As college campuses prepare for an uncertain fall semester, students face difficult decisions about their futures, too. Should they go back to campus in the middle of a pandemic? Should they keep studying remotely? Or should they take a break from their studies and wait for things to hopefully go back to normal?
The latter option is one that worries Greg Gunderson, president of Park University, a multilocation private nonprofit institution headquartered in Parkville, Mo. He is concerned students who decide to take a temporary break from their education won’t return. He worries students who defer their studies may join the ranks of the 36 million Americans with some college, but no degree.
“People get distracted and they move on,” Gunderson said. Rather than take a year off from their studies, Park University is encouraging students to take a different kind of gap year -- one where they can continue their studies online from the safety of their home and possibly save some money on their education in the process.
Park University’s gap year initiative, launched earlier this month, offers students the opportunity to transfer to Park and study online for a flat tuition of $9,000 for the 2020-21 academic year -- a discount of roughly $2,200 off Park University’s regular tuition rate.
The goal of the gap year program is to keep students engaged in their education during a challenging time and get them back to their original home institution to graduate, Gunderson said. "We think as long as there is a risk that students' face-to-face experience will be interrupted or families are concerned about the health of their students, the program will have some interest," he said.
Park offers over 70 fully online degree programs and is well placed to offer a quality remote learning experience, Gunderson said. Several surveys have indicated students across the country did not highly rate their experience of switching to remote learning in the spring semester due to COVID-19. Survey data also suggest many students do not think they should have to pay face-to-face prices for remote instruction. Park advertises its offerings as competitively priced and “online on purpose.”
“Park University has been at the forefront of online education for 25 years. We didn’t have to scramble to make online education work. We were already there. And we don’t convert campus classes to an online format -- we build them from the ground up, intentionally designing every lesson and every assignment for online learning and real-world success,” reads the website advertising Park’s gap year initiative.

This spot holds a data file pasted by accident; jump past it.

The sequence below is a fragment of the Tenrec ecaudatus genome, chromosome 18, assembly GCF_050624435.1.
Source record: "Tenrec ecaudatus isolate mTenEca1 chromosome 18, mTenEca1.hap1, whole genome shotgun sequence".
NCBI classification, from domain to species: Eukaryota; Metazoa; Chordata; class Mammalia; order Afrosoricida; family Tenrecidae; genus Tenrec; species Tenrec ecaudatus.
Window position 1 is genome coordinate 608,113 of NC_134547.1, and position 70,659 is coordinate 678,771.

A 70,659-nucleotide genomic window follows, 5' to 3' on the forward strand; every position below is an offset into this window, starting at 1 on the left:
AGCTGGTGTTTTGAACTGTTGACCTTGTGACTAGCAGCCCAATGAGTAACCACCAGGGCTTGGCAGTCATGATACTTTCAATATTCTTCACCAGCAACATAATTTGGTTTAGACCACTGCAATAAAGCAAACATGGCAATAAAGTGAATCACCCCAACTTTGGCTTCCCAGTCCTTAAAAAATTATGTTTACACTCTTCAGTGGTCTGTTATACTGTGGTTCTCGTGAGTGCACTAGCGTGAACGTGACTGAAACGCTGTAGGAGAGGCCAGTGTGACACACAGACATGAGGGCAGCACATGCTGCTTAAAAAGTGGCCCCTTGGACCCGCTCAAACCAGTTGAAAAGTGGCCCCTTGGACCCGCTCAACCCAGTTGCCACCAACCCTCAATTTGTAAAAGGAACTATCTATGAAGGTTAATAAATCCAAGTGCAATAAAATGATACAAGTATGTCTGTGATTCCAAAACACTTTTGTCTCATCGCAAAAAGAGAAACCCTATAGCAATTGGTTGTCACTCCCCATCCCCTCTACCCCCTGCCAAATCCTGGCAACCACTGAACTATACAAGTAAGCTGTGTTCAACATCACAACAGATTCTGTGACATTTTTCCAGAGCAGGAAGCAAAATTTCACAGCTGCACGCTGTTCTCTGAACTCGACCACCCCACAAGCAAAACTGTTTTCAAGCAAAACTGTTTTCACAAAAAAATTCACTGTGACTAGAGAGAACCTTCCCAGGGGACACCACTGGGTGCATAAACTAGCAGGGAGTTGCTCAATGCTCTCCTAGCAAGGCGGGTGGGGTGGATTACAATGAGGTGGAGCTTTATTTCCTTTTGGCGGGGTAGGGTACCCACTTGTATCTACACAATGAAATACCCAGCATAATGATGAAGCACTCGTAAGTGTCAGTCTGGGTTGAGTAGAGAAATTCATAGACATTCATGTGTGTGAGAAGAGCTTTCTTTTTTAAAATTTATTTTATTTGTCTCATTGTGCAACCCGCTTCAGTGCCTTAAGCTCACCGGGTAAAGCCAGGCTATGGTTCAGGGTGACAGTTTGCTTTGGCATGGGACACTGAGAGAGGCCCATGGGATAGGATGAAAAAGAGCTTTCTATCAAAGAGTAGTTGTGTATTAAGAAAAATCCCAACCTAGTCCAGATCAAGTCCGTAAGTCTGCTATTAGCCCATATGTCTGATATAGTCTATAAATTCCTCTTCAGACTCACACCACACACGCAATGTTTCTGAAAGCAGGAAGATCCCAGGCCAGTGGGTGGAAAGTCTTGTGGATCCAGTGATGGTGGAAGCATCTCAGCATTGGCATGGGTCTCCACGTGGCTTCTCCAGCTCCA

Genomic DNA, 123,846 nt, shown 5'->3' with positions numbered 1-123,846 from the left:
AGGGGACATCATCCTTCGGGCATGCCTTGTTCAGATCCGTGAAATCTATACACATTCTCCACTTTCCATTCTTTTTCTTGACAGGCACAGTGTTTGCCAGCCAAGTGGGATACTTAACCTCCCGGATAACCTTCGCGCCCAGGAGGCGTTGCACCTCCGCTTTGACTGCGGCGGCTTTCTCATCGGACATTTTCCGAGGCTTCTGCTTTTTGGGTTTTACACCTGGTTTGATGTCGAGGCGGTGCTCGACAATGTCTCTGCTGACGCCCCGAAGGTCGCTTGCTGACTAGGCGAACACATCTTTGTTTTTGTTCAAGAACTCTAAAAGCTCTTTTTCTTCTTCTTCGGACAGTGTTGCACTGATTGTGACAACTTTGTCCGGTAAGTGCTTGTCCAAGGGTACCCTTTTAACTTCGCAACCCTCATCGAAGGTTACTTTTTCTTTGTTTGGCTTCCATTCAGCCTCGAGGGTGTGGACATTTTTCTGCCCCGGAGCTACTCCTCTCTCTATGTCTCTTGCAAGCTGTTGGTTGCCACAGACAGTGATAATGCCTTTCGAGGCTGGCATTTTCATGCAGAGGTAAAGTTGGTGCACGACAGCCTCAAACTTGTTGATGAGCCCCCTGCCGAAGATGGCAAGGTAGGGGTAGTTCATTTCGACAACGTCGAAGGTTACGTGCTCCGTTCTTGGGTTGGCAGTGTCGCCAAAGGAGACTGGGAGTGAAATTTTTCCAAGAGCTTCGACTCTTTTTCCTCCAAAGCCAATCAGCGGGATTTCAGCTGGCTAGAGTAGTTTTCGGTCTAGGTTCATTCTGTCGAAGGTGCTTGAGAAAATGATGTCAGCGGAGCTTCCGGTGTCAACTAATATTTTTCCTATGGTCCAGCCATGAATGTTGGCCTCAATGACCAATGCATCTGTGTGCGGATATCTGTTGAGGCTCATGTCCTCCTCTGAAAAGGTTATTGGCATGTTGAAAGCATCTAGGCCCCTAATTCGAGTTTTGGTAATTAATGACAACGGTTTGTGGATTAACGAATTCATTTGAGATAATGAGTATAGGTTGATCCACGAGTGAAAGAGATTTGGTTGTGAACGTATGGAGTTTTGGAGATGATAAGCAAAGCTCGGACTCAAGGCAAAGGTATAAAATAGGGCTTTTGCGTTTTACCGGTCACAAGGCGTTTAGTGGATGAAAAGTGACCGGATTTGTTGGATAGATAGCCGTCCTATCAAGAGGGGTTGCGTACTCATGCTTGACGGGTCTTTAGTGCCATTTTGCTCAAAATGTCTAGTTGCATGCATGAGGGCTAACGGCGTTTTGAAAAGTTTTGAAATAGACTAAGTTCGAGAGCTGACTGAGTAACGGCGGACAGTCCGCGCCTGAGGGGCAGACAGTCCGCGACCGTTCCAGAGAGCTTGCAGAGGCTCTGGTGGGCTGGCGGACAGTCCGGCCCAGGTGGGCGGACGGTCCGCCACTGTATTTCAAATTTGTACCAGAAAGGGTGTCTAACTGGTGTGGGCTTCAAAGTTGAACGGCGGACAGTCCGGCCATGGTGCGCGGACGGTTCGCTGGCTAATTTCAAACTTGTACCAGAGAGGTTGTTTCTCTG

Gunderson hopes Park’s online offer will attract new students to the institution "even if they're not ultimately our students" because he feels it is the "right thing to do." Students who already study on campus at Park may apply to study completely online with the gap year discount, but only 50 spots have been saved for these students. Most campus-based students will take part in a mixture of face-to-face and remote instruction when they return to campus this fall -- something many already did before the pandemic.
Despite having a lot of flexibility to offer different learning options, leaders at Park University shared that the institution is projecting lower than usual enrollment on its campus this fall.
“Due to the impact of COVID-19, we are experiencing a decrease in the overall enrollment for summer and we can expect the same for fall enrollment compared to the same time last year,” said Long Huynh, associate vice president for marketing and strategic growth, in an email. “This is certainly a scary time for higher education. No one really knows what yields (the percentage of admitted applicants who enroll) will be this year as there are so many factors impacting decisions being made by students.”
Those who watch the online education market see Park's program as a campaign to enroll more online students to compensate for a potentially challenging year ahead, rather than a philanthropic exercise.
“I don’t blame Park, which I’m sure is facing unprecedented enrollment challenges. But this [gap year initiative] is nothing more than a marketing campaign for Park’s online programs,” said Ryan Craig, co-founder and managing director of the higher education investment firm University Ventures, in an email. “The goal, of course, is to try to retain students who respond to the marketing campaign. I don’t envy the students who will face a barrage of ‘continue your education with Park Online’ messages starting this fall.”